The challenge for Judy became, and continues to be, balancing
a demanding work schedule with her growing family. She knows her priorities – medicine is never going to be more important to her than motherhood – but at the same time, it adds such value and meaning to her everyday life. So she works tirelessly at what she calls a “mental and physical juggling act.” 

Judy’s four children range in age from seven years to four months. Her first consideration is making sure there’s someone to be with them when she’s not available. This means a lot of babysitters and a very hands-on daddy! When sheis off from work, Judy tries to be as present as possible.  She has found ways to make it to nearly every class trip, every parent-teacher night and every school performance. She has managed to pick up her kids from school every day, tuck them in each night with a bedtime story and prepare home-cooked Shabbat meals that her family can sit down together to enjoy. To her, the moments when she can relax with her family are what make life worth living. But it isn’t easy. “It’s a constant daily struggle,” she attests. “There’s no way you can be in two places at once; but it’s important to come to terms with that reality and just do the absolute best that you can.”

In theory, Judy knows that she is only human. Still, regret seeps in on both ends of the equation. She envies her colleagues, who have progressed further in their careers because they don’t have children to worry about, and at the same time, she feels a pang of longing when she envisions being home with her infant. “My children are my joy and my complication,” she says, while giving the impression that she wouldn’t trade a moment of it.

Most days, Judy is clear-headed, focused and determined. The inner turmoil she sometimes feels rarely surfaces, because through the years and with each new stage she’s managed to adjust and find peace. She’s been kind to herself, both accepting her limitations and lauding each new accomplishment in the workplace. And against all odds, her kids have flourished. “They understand your struggle,” she says of children in general, “even though they may not understand exactly what your struggle is. Once you find peace with it, they feel that in your interactions with them. Once I came to terms with it myself, my kids were fine.” Like many children of working parents, Judy’s have an innate sense of pride in their mother the doctor. They understand that when she leaves home she is helping sick children in need of her care. She can keep going secure in the notion that she is setting an empowering example. “There are different norms that are acceptable for different people,“ she proclaims. Judy has found hers and she is owning it, never for one minute believing that her children will grow up to be anything less than independent, successful, and happy individuals.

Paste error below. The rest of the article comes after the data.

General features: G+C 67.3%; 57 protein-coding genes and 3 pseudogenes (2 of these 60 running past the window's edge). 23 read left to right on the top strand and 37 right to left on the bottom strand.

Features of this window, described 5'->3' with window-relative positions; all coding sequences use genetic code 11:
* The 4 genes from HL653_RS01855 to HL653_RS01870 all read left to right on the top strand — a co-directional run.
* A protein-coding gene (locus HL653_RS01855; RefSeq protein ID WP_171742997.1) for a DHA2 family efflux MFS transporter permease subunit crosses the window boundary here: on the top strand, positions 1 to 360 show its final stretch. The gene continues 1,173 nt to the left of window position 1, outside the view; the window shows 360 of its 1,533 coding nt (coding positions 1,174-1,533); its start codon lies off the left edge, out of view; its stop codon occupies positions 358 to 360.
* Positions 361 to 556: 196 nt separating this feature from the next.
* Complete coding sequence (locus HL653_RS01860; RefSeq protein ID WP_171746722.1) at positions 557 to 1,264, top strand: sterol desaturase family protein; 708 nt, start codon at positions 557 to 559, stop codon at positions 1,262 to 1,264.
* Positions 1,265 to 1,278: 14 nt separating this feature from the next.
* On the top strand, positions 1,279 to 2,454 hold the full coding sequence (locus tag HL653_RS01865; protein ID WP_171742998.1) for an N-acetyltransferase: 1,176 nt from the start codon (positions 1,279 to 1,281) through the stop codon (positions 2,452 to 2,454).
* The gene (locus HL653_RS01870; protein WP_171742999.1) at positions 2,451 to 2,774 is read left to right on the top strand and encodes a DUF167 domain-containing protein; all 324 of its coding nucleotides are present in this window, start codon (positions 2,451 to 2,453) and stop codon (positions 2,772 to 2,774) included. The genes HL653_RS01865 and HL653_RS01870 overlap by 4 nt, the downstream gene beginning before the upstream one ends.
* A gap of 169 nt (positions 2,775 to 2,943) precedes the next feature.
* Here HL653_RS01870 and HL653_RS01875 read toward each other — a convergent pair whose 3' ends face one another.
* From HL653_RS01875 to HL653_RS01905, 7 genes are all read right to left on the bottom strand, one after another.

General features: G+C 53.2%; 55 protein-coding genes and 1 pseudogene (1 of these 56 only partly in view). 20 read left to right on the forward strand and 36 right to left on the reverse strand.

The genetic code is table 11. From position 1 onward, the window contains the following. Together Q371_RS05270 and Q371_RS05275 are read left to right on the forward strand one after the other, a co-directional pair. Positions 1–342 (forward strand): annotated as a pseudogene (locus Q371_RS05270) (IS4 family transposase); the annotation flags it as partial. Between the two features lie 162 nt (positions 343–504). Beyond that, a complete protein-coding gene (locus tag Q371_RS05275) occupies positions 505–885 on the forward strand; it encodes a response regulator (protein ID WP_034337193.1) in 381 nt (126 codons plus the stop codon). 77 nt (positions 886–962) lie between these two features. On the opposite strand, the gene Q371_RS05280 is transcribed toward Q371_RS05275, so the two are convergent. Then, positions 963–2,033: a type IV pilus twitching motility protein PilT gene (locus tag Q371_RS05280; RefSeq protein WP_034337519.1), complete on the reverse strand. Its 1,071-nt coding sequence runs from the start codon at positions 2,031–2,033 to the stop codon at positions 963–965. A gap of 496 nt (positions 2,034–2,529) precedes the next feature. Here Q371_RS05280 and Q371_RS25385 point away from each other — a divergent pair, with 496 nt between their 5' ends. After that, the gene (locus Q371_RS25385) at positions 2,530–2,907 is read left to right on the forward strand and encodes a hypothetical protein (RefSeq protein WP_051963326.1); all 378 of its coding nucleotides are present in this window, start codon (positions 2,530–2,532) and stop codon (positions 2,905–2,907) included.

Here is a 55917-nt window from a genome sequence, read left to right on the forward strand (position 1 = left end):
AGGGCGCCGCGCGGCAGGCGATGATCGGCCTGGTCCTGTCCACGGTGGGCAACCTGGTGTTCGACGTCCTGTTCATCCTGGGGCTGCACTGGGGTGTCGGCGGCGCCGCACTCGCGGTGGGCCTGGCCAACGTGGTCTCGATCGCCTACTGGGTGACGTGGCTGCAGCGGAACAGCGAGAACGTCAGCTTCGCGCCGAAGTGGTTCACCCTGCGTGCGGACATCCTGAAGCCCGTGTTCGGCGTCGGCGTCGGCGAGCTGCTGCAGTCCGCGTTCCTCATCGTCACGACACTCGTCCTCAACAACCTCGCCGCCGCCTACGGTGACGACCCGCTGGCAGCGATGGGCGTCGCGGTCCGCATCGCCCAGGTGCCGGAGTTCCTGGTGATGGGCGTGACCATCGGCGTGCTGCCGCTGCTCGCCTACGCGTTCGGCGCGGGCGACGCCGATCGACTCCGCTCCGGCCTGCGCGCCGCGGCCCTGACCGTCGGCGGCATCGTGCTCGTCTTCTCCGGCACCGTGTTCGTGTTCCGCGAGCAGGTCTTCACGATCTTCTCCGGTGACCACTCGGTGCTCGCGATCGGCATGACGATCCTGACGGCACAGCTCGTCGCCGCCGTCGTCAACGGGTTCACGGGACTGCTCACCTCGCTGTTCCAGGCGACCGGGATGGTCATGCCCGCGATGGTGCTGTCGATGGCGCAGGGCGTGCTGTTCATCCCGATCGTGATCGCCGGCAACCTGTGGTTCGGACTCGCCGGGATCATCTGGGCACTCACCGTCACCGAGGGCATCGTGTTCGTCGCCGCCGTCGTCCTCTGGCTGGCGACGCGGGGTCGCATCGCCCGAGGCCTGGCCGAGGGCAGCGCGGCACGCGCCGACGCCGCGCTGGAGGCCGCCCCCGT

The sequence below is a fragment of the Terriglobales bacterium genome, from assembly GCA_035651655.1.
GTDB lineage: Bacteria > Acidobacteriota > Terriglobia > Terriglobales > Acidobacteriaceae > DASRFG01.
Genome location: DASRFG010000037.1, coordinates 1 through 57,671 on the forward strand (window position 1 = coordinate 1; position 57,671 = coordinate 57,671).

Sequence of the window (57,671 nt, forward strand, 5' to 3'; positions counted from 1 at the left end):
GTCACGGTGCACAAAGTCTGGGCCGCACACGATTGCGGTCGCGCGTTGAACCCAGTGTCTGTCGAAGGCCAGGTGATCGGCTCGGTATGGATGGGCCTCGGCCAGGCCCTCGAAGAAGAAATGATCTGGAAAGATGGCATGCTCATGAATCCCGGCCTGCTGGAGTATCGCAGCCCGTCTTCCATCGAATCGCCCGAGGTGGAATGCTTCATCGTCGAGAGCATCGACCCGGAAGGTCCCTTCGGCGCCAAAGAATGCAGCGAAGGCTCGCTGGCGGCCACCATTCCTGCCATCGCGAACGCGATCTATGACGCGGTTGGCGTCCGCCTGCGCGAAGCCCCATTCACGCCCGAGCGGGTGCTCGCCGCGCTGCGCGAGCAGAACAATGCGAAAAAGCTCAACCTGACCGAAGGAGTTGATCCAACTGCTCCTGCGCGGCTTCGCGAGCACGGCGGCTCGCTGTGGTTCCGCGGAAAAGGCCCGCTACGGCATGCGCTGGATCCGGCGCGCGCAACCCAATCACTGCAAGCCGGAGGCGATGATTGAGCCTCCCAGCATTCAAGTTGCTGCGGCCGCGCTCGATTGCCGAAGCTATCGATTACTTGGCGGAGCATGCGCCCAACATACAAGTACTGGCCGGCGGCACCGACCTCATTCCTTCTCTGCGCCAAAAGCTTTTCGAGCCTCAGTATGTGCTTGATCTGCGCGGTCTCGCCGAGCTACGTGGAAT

Currently on the last leg of her training, Judy is nearly a fully certified pediatric gastroenterologist. She’ll specialize in childhood gastrointestinal disorders – everything from the commonly experienced stomach ailments to the more complicated diagnoses (Celiac Disease and inflammatory bowel diseases like Crohn’s disease and Ulcerative Colitis). In preparation, she’s performed scores of colonoscopies and endoscopies. She is also training in hepatology — the study of liver diseases, ranging from the common infectious hepatitis, to autoimmune hepatitis, acute liver failure, and transplant medicine.

Once her training is complete, Judy will begin practicing medicine, as she has long dreamed of doing. She’ll be equipped to care for children with common childhood ailments, but she’ll also be able to draw on her highly specialized knowledge when the situation demands it. She hasn’t yet figured out how it will all play out, but she’ll endeavor to be a great doctor while still being the best wife and mother she can be to her family.

Now at the end of her medical student journey, she has come to see that becoming a doctor was possible, if only because her determination, and the support of her family and friends never wavered during the process. “If the passion is there, go for it,” she advises women who share her ambition to become a doctor. “It’s not easy by any means. It requires hard work and a lot of motivation. If the motivation is not there, it may not be the right choice for you. But if it is there, the desire to start a family shouldn’t be the thing that dissuades you.” As Dr. Dayan Namer has proven, a woman can have both – she just has to find the balance that works best for her.